DC Must Cancel Their Shared Movie Universe Before It Starts

By Charlene Badasie | Published

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In superhero cinema, the shared universe has been a blessing and a curse. While the Marvel Cinematic Universe (MCU) has undeniably redefined blockbuster filmmaking with this concept since Phase 1 began with Iron Man in 2008, recent signs suggest audiences may be growing weary of the formula. As such, it may be time for DC to reassess its strategy and opt to cancel its upcoming shared universe model.

Shared Universes Lead To Superhero Fatigue And Lazy Writing

Once hailed as the gold standard for interconnected storytelling, the MCU has recently faced criticism for its proliferation of shared universes in films like 2021’s Spider-Man: No Way Home. The same tropes, story arcs, and character beats recycled across different franchises have resulted in superhero fatigue. Still, filmmakers have found deviating from these tried-and-tested narrative structures difficult. DC, already facing challenges in catching up to Marvel, should take note and cancel its shared universe approach.

While the multiverse concept was initially introduced to infuse freshness into storytelling, it has often become a crutch for lazy writing. The idea that anything can happen because there are infinite universes or timelines can dilute the impact of character arcs and diminish the stakes. DC should cancel the temptation to rely on the shared universe as a narrative safety net and, instead, focus on crafting compelling and grounded stories that resonate with audiences.

Standalone Projects Work

Successes like 2019’s Joker and The Batman in 2022 have proven that standalone DC films can thrive without being shackled to a shared universe which should be canceled. These films allowed for creative freedom, enabling directors to showcase their unique visions and tones. Audiences appreciated the departure from the formulaic superhero formula, and these films’ critical acclaim and box office success demonstrated the potential of a more flexible, standalone approach.

Nostalgia Only Gets You So Far

Giancarlo Esposito Professor X

The trend of including countless cameos and Easter Eggs, as seen in 2022’s Doctor Strange in the Multiverse of Madness, to evoke nostalgia has also become a tired trope. While nods to comic book lore can be enjoyable, an overreliance on these elements can detract from the storytelling and create a superficial sense of engagement. Standalone films offer the opportunity to explore characters in-depth, free from the distraction of constant callbacks.

DC’s Past Failures From Rushing Things

DC Universe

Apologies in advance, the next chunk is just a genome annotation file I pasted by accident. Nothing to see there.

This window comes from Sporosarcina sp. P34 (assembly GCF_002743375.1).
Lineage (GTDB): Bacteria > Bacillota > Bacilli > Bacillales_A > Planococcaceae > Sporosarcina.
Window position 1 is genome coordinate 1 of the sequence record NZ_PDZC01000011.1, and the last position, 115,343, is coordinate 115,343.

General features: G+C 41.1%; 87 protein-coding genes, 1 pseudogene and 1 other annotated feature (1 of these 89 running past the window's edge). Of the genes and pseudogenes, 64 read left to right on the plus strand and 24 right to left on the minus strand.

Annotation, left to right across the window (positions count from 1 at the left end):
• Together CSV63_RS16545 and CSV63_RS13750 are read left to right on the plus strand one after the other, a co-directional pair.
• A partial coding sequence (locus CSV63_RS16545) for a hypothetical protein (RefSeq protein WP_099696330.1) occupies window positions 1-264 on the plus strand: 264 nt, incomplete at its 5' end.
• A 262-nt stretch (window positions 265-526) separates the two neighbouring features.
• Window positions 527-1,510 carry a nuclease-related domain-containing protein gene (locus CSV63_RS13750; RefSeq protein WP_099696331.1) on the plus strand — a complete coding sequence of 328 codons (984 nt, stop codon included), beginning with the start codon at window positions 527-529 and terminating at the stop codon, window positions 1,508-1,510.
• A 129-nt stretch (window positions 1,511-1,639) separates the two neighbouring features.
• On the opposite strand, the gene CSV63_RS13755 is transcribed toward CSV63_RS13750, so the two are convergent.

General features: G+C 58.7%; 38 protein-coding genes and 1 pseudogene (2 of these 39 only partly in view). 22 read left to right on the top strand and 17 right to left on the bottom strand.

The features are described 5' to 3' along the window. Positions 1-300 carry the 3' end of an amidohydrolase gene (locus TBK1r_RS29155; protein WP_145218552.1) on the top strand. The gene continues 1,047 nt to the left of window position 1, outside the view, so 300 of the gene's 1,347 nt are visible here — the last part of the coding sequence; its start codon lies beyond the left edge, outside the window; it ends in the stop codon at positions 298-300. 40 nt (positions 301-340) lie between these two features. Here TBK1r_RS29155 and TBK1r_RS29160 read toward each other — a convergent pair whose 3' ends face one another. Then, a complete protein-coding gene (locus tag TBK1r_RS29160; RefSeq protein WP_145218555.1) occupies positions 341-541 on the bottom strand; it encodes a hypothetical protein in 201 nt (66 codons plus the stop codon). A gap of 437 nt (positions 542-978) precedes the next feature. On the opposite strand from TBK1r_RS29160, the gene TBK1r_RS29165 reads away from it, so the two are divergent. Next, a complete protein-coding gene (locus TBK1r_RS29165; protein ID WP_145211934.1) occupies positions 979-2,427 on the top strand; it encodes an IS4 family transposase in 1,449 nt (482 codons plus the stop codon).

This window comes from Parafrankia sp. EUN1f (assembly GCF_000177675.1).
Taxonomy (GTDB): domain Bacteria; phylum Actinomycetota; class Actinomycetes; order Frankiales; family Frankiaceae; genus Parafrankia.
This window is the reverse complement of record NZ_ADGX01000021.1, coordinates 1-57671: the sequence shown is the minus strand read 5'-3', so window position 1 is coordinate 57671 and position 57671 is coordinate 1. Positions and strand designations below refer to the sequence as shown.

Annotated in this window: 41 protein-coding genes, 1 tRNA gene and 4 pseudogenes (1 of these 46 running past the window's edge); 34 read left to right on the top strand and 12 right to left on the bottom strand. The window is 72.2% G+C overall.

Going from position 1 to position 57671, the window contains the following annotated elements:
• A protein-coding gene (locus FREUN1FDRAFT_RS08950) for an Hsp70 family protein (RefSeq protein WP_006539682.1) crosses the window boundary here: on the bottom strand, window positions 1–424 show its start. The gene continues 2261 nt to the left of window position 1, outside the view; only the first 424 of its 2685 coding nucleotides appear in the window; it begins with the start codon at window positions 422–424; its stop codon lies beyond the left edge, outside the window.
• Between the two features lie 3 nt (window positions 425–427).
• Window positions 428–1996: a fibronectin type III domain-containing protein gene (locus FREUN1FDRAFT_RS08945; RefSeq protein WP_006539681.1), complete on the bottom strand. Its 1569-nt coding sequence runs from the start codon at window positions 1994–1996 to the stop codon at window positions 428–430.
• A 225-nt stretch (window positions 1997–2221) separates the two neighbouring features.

In the rush to establish its own shared universe, DC has faced criticism for prioritizing quantity over quality. The speedy release of films like Justice League in 2017 highlighted the pitfalls of attempting to force a shared universe at the expense of individual film integrity. Critics and audiences expressed disappointment with various aspects of the film, including the underdeveloped characters, predictable plot, and the portrayal of the villain, Steppenwolf.

Some reviews highlighted the movie’s attempt to emulate the lighter and funnier tone of Marvel films, which led to a lack of focus on the overarching plot. Additionally, Justice League was criticized for its tonal inconsistency, rushed, and sloppy execution. The movie was also faulted for not living up to the expectations set by previous DC films, such as Batman v Superman and Wonder Woman, released in 2016 and 2017, respectively. Overall, the general consensus was that “Justice League” was an “okay” movie but far from the hit fans hoped for.

James Gunn Should Reconsider How To Handle The Reset

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By stepping back and reconfiguring the current slate of movies in development, DC could refocus on delivering exceptional standalone stories that resonate with audiences on a deeper level. Unfortunately, things aren’t likely to change. James Gunn’s new DC Universe, under the stewardship of Gunn and Peter Safran, is set to reboot the existing DC Extended Universe (DCEU) with a new timeline and continuity.

There’s Still Time…

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The new slate includes a combination of big, well-known heroes and lesser-known characters, similar to Gunn’s approach with the Guardians of the Galaxy films at Marvel Studios. The new DC Universe features a mix of movies and television series, with the first movie, Superman: Legacy, set to be released in 2025. The new DC Universe is described as the start of a new era, focusing on characters like Superman, Batman, Supergirl, Creature Commandos, and Booster Gold, among others.

Any project that does not fit into the DCU’s shared universe will be labeled as “DC Elseworlds” moving forward. While some projects may already be in development, there is still time for DC to reevaluate its strategy. The current slate could be reconsidered, with certain projects reimagined as standalone films or others canceled altogether.